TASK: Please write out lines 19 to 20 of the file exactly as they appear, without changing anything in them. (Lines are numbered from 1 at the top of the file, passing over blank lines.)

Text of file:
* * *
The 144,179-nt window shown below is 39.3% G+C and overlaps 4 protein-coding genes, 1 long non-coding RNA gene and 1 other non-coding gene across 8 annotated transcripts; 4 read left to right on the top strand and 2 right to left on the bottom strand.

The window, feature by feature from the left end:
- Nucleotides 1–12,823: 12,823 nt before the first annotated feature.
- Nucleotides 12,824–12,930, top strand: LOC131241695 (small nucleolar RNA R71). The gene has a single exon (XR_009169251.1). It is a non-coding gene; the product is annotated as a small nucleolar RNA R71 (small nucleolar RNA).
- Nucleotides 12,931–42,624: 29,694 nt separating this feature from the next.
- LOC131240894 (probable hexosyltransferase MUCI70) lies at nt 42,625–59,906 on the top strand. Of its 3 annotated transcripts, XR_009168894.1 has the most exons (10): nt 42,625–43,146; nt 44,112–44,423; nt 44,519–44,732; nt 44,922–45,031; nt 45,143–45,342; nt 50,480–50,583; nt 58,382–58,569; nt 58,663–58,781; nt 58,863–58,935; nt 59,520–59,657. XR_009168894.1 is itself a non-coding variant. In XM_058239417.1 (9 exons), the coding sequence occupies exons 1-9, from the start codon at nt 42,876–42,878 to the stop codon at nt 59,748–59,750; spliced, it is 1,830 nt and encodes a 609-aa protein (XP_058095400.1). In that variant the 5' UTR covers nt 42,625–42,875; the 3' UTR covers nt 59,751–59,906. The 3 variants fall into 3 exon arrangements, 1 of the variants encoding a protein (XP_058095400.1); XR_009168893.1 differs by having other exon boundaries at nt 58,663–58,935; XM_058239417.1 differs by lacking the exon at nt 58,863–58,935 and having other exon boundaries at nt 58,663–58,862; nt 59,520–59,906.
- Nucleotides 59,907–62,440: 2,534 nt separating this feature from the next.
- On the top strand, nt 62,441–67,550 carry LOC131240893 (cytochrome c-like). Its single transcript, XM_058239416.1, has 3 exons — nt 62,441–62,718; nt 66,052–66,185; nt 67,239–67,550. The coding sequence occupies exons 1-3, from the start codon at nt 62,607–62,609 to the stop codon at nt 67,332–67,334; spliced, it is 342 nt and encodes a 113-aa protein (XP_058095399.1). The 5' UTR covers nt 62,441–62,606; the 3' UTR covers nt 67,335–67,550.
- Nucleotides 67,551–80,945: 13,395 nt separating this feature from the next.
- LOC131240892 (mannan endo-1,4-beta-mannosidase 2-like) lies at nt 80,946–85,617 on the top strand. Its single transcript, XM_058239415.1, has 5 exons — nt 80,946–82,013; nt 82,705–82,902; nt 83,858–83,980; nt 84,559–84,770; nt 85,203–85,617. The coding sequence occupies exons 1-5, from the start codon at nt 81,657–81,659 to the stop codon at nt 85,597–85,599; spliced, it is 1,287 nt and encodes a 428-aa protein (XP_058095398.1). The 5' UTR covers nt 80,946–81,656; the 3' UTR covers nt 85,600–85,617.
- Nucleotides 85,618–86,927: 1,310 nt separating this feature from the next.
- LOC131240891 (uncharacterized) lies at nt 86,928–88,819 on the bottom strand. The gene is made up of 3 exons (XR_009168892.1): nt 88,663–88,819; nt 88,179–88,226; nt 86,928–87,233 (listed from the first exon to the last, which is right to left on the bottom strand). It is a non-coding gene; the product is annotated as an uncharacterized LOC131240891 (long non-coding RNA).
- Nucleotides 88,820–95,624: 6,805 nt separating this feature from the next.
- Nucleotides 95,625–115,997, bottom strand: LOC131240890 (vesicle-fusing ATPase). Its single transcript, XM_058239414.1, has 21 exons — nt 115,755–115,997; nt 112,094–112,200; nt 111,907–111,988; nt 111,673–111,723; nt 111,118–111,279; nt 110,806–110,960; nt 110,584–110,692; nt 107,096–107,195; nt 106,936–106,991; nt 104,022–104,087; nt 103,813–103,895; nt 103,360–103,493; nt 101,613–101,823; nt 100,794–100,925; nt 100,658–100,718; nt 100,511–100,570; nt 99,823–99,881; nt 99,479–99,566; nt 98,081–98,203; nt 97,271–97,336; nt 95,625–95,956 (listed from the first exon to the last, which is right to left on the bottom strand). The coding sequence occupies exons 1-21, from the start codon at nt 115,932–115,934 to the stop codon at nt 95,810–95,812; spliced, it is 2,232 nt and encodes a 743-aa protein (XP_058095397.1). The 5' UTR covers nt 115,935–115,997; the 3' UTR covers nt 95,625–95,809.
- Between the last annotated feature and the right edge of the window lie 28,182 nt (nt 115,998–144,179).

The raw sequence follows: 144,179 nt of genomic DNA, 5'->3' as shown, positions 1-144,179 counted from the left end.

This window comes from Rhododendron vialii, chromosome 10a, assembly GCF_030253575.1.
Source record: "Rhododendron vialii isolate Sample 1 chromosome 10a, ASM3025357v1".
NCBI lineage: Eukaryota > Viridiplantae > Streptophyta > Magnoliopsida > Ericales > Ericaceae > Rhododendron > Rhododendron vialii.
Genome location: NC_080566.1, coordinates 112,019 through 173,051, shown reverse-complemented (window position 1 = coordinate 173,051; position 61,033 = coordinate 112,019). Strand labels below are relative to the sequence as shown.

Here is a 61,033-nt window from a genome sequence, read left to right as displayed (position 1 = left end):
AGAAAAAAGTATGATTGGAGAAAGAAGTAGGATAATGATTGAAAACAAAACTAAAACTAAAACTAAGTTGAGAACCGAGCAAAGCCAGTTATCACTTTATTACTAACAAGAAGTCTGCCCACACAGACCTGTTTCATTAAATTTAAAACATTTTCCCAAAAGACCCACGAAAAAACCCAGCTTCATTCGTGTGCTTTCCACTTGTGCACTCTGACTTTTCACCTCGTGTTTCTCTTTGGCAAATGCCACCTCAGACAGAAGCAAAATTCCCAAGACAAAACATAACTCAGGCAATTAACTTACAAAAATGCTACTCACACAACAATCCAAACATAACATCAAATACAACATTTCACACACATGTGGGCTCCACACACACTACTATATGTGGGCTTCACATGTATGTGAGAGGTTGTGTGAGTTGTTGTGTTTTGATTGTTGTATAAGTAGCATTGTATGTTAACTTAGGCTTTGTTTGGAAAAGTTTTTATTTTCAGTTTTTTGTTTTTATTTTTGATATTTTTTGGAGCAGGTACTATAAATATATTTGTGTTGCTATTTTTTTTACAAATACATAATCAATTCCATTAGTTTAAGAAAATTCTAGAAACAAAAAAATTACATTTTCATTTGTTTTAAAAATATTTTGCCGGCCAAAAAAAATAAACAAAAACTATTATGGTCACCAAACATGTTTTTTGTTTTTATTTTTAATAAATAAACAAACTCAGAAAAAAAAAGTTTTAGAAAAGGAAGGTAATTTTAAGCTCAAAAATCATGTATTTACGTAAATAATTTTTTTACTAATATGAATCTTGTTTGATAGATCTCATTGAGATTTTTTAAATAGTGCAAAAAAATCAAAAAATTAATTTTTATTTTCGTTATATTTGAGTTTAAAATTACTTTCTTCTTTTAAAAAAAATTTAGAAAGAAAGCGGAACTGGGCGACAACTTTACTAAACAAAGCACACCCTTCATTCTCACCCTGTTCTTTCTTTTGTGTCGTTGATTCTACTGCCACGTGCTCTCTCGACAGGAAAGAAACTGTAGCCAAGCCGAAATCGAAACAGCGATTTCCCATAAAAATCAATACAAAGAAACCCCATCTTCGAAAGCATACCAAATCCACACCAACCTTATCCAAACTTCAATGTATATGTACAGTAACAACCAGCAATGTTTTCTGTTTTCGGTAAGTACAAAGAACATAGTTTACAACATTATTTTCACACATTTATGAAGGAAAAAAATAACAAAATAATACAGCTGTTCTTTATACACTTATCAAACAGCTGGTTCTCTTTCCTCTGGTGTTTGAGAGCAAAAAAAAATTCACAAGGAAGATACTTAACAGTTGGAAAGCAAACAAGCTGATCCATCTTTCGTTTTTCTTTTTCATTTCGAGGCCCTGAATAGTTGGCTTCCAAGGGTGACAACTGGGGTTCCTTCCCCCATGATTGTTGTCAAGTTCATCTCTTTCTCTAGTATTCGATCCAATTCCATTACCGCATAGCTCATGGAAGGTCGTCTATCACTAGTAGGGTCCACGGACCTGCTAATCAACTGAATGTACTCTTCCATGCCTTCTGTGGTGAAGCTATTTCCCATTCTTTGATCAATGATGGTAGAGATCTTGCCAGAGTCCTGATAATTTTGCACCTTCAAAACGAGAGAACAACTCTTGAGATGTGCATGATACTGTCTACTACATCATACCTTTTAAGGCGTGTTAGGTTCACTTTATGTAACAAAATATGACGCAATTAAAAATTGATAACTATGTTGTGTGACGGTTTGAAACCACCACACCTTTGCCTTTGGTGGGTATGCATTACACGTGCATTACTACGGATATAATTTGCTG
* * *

NCBI lineage: Eukaryota > Viridiplantae > Streptophyta > Magnoliopsida > Ericales > Ericaceae > Rhododendron > Rhododendron vialii.
Genome location: NC_080566.1, coordinates 112,019 through 173,051, shown reverse-complemented (window position 1 = coordinate 173,051; position 61,033 = coordinate 112,019). Strand labels below are relative to the sequence as shown.